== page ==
All courses related to Jonathan Zittrain

Counsel to the Internet Client: Practical Advice, Strategy and Litigation - Fall 2001

This semester, we will explore the nuts and bolts of advising and defending Internet-related businesses, organizations and individuals. With the help of practicing cyberlawyers and other outside participants, we will delve into some of the most contested issues involving intellectual property, speech, and privacy on the Net, and the means by which courts and legislatures are asked to take sides and, at times, affect the course of the Internet's evolution.

Internet & Society: The Technologies and Politics of Control - Fall 2000

This course examines current legal, political, and technical struggles for control/ownership of the global Internet and its content. The course will draw upon a growing body of cyberlaw cases and commentary, class members’ research, and participation by invited guests, including lobbyists, politicians, journalists, and scholars from the HLS faculty and elsewhere.

Internet & Society: The Technologies and Politics of Control - Fall 1999

This course examines current legal, political, and technical struggles for control/ownership of the global Internet and its content. The course will draw upon a growing body of cyberlaw cases and commentary, class members' research, and participation by invited guests, including lobbyists, politicians, journalists, and scholars from the HLS faculty and elsewhere.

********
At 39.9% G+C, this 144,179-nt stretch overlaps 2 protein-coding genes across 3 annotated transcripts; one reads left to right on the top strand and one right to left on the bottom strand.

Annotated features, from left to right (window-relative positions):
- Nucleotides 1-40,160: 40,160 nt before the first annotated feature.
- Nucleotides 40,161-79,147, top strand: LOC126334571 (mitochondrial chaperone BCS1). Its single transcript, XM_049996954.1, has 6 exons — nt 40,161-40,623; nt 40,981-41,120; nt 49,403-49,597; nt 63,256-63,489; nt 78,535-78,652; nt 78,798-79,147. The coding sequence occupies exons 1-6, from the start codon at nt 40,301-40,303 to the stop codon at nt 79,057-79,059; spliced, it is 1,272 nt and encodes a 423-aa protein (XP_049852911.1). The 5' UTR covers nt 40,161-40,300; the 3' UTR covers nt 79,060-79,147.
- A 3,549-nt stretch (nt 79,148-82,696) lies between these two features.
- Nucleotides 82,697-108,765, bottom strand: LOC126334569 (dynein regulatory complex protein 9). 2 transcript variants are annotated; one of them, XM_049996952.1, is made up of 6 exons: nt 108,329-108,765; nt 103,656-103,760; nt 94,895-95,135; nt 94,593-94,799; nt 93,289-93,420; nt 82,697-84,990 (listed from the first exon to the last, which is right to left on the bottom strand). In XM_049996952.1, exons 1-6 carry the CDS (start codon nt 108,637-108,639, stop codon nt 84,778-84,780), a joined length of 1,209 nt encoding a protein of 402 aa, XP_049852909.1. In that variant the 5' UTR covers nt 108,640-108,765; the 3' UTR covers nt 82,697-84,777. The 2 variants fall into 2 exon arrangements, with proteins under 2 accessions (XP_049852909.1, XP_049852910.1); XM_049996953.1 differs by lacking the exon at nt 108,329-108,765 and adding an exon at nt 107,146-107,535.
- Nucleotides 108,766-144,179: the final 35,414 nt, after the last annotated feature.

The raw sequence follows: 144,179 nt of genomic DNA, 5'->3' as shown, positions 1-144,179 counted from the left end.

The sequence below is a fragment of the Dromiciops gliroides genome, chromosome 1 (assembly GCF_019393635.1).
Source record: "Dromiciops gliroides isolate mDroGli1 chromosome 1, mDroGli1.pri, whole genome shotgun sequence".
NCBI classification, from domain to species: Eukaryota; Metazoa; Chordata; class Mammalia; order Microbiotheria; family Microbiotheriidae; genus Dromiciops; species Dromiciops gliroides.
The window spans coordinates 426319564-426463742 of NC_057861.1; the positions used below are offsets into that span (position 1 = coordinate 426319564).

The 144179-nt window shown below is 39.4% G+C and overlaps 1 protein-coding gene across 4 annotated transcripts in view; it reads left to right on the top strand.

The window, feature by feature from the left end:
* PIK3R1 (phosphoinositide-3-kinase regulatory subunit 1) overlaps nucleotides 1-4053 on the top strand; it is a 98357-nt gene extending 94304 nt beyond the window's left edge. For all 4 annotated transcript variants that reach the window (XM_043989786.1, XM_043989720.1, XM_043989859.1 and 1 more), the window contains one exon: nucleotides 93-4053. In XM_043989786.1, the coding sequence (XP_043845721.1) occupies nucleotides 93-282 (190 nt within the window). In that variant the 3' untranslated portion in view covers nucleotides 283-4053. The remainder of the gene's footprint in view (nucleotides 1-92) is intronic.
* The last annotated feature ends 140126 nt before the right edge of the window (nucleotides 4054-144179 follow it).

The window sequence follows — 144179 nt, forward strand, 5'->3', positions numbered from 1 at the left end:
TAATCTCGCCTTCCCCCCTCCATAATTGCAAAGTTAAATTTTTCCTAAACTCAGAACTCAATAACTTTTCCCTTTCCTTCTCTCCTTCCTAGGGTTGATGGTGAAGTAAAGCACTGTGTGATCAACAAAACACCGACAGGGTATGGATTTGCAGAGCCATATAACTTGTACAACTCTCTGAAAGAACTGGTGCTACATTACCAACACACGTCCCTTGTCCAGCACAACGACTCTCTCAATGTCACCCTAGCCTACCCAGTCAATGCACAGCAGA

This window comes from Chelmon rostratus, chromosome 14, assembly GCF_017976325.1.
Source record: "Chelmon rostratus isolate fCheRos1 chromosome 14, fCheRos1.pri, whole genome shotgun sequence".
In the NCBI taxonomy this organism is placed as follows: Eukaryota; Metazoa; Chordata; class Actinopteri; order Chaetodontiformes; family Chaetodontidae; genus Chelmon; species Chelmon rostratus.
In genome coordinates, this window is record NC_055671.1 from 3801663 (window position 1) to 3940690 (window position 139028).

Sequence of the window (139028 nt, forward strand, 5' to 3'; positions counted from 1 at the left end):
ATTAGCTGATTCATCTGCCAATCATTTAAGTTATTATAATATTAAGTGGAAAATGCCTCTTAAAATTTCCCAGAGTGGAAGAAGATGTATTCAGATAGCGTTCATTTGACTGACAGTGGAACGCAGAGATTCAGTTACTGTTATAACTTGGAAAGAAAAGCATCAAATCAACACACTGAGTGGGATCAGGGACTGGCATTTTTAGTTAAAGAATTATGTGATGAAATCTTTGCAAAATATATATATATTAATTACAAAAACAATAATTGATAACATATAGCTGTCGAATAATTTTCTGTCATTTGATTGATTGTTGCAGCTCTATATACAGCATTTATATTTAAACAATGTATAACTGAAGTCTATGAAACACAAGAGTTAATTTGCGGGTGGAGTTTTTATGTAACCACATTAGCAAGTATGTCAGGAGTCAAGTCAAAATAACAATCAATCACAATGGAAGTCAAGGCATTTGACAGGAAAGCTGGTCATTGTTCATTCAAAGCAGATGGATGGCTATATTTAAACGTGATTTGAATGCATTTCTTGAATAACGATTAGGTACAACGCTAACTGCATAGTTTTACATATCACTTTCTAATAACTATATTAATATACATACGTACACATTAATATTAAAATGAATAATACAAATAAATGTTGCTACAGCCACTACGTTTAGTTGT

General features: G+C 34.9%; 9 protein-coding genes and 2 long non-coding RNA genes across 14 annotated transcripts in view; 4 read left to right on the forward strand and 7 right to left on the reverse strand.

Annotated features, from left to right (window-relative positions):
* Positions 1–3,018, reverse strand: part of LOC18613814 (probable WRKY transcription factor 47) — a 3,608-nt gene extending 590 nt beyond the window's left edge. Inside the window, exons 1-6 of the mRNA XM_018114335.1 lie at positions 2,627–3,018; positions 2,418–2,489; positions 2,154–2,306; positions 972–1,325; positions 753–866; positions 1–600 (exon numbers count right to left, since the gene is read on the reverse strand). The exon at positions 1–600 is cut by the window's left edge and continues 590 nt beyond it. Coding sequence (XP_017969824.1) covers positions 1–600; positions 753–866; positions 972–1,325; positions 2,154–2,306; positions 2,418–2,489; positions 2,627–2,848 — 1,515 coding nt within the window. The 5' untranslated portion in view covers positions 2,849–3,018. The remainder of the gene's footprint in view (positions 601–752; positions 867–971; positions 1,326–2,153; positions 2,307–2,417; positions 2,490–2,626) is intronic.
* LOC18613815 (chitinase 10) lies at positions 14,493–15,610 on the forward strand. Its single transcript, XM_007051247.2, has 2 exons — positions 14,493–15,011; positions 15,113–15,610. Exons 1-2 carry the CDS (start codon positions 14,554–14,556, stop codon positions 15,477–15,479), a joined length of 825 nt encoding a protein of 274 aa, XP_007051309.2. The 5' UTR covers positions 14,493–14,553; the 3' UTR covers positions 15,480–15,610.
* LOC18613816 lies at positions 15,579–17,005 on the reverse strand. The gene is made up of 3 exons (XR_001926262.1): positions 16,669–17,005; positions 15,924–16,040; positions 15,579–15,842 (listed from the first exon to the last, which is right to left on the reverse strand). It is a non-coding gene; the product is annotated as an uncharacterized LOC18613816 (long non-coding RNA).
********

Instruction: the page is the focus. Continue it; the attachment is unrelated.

The Law of Cyberspace - Spring 1999

This course will explore a series of leading Internet issues via a number of traditional and not-so-traditional methods. The course themes will include: whether the internet will ultimately allow for genuinely new kinds of communication or merely replicate what exists elsewhere; whether and how the internet can be governed, and whether the internet threatens traditional governance of real space; and the role of technical solutions to seemingly legal problems.

Internet & Society: The Technologies and Politics of Control - Fall 1998

This course will explore a series of leading Internet issues via a number of traditional and not-so-traditional methods. Course themes will include: whether the Internet will ultimately allow for genuinely new kinds of communication or merely replicate what exists elsewhere; whether and how the Internet can be governed, and whether the Internet threatens traditional governance of real space; and the role of technical solutions to seemingly legal problems.

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